Federal Funding Announced For Inner Loop Project

August 30th, 2013

It's the end of the road for this section of Rochester's Inner Loop.
ROCHESTER, NY – Today, Congresswoman Louise M. Slaughter (D-NY) and Mayor Tom Richards (D) announced a $17.7 million Transportation Investment Generating Economic Recovery (TIGER) grant to bring the Eastern section of the Inner Loop to grade, a project that Rep. Slaughter and the Mayor have spearheaded for many years. The grant – the third largest TIGER grant in the nation – will be used to “bridge the moat” between the city center and communities like the Neighborhood of the Arts, Park Avenue, and the South Wedge that have been separated by Rochester’s Inner Loop since the 1950s…

“We’ve been fighting for a long time to get the east end of the Inner Loop filled in, and I’m proud to announce that now we’ve got the federal funding to do it,” Rep. Slaughter said. “This TIGER grant – the third largest in the nation – will greatly improve the quality of life for so many of Rochester’s residents by connecting neighborhoods that have been separated for so long and restoring the wholeness and continuity of the city. I look forward to breaking ground on this project in the near future.”

“This is great news for our city as it will allow for the reconnecting of our neighborhoods, encourage walking and biking and it will create a new corridor for business, retail and housing,” said Mayor Thomas S. Richards. “The area between Monroe Avenue and Charlotte Street will no longer be looked at as a convenient way to exit our city, but as a convenient place to live, work and play in our city.”

The plan will fund construction on the 2/3 mile stretch of the eastern Inner Loop that runs from Monroe Avenue to Charlotte Street. The new plan will result in a more livable, connected city for all of its residents.

The Inner Loop project has a $24 million total cost that including the $17.7 million TIGER grant funding will also see a $5.9 million match by the City of Rochester. More information on the project can be found at www.cityofrochester.gov/innerloopeast.

In 2006, Slaughter secured $1.92 million in funding for the design and environmental work related to this project to demonstrate that traffic volumes no longer support the need for the Inner Loop, and that the highway is a significant barrier between local neighborhoods. This is the second TIGER grant secured by Rep. Slaughter in the last 16 months. In June of 2012, Rep. Slaughter announced a $15 million TIGER grant for a new Rochester Intermodal Transportation Center to replace the current “temporary” Amtrak station on Central Ave.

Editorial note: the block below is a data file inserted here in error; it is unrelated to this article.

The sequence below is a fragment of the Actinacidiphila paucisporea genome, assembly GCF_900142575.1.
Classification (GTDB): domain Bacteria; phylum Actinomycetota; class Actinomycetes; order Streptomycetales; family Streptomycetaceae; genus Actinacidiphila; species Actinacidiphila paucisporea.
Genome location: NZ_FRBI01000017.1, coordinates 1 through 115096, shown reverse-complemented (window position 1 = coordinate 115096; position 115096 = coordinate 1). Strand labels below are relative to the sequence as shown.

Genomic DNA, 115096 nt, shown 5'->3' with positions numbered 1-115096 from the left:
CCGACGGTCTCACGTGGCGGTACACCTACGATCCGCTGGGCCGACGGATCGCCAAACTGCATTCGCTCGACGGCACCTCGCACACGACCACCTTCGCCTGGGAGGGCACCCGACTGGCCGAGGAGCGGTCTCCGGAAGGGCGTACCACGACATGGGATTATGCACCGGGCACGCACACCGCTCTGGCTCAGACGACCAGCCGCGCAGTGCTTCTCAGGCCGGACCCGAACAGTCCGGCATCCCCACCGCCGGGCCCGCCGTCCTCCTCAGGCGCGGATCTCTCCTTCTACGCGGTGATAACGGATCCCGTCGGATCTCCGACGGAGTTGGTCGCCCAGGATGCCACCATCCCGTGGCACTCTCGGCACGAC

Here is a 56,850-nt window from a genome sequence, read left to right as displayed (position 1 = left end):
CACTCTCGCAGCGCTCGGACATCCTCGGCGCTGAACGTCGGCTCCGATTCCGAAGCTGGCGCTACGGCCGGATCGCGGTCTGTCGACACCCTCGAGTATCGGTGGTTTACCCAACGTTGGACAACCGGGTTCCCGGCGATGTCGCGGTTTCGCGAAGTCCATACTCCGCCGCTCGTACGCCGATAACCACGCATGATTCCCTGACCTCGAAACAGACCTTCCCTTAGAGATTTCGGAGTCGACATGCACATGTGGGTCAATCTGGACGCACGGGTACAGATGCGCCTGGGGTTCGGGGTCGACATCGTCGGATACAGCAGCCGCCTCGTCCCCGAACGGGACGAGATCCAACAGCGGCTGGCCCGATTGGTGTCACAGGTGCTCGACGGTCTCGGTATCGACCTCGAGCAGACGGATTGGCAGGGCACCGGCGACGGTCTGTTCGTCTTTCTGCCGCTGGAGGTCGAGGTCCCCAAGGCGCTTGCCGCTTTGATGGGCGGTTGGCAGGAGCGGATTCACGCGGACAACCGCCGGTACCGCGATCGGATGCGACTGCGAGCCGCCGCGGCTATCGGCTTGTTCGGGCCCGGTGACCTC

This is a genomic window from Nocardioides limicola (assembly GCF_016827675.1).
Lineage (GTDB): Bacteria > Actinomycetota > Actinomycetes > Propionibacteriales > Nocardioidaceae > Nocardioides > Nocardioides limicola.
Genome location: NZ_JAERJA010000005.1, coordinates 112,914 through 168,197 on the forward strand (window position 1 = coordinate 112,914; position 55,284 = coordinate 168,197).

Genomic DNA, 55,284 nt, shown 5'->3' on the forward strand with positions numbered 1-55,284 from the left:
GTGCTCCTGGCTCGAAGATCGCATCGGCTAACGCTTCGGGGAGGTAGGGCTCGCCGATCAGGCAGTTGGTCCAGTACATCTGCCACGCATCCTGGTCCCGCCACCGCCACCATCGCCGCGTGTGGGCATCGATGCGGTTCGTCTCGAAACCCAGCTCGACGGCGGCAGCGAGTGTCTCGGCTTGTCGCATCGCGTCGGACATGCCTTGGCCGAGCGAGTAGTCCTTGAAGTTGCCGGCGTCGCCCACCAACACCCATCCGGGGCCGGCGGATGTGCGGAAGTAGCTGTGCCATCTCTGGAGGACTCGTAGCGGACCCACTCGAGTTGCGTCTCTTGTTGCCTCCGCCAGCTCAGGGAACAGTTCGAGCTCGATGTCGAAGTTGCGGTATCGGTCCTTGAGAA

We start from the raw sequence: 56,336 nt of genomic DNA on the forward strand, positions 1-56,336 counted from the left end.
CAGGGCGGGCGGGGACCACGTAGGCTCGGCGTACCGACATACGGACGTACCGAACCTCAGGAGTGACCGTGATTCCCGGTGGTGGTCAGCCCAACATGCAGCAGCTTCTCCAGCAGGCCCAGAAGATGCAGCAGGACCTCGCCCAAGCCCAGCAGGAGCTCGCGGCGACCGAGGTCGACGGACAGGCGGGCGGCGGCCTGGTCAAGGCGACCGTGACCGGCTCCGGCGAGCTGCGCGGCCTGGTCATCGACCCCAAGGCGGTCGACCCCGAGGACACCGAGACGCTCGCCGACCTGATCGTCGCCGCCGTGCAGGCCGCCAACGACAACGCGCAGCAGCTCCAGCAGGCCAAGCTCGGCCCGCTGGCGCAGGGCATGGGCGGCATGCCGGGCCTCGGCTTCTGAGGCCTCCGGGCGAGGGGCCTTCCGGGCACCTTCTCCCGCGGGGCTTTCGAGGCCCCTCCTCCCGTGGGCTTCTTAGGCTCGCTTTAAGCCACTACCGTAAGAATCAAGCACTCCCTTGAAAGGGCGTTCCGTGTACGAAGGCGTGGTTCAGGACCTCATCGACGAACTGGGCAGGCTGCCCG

See also Latest Inner Loop Plan: A Winner In Our Book



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20 Responses to “Federal Funding Announced For Inner Loop Project”

  1. Lucky Pierre says:

    $17.7 million to dump some dirt seems like money well spent.

  2. Bob Williams says:

    Got the news while on Amtrak. Should have worn my Joe Biden T-shirt. This is a BFD!

  3. skb says:

    So…will the folks in charge of this little project hire a firm from New York…preferably WESTERN NY, or will they hire from another state, as is normally the case?

  4. admin says:

    @Lucky, you should have gone to the info meeting on Wednesday. There will be more. Or you can see more of the plan here… http://bit.ly/152VNvB

  5. John Kennedy says:

    skb, they are hiring Stantec, based in High Falls.

  6. Greg says:

    This is a fantastic project and one that will benefit the city for many many year to come. This is exactly what I want my tax dollars going to and exactly what I ask from my politicians. When this development project is done I may not even live downtown anymore but I assure you when completed and area like this with bars/restaurants/housing will attract me to venture back into the city and spend my consumer dollars. Big win for Rochester and redevelopment. Look forward to seeing its evolution and I truly believe this will bring youth and the right kind of demographic down deep into the city district.

  7. alb says:

    Oh, good! I’ve seen far too many local projects I recent years given to low-bid firms from out of state! Glad to hear this will support the local economy.

  8. SB says:

    John, while Stantec has an office in High Falls, they’re a Canadian company with a presence all across the US and Canada… hardly local.

  9. Drew says: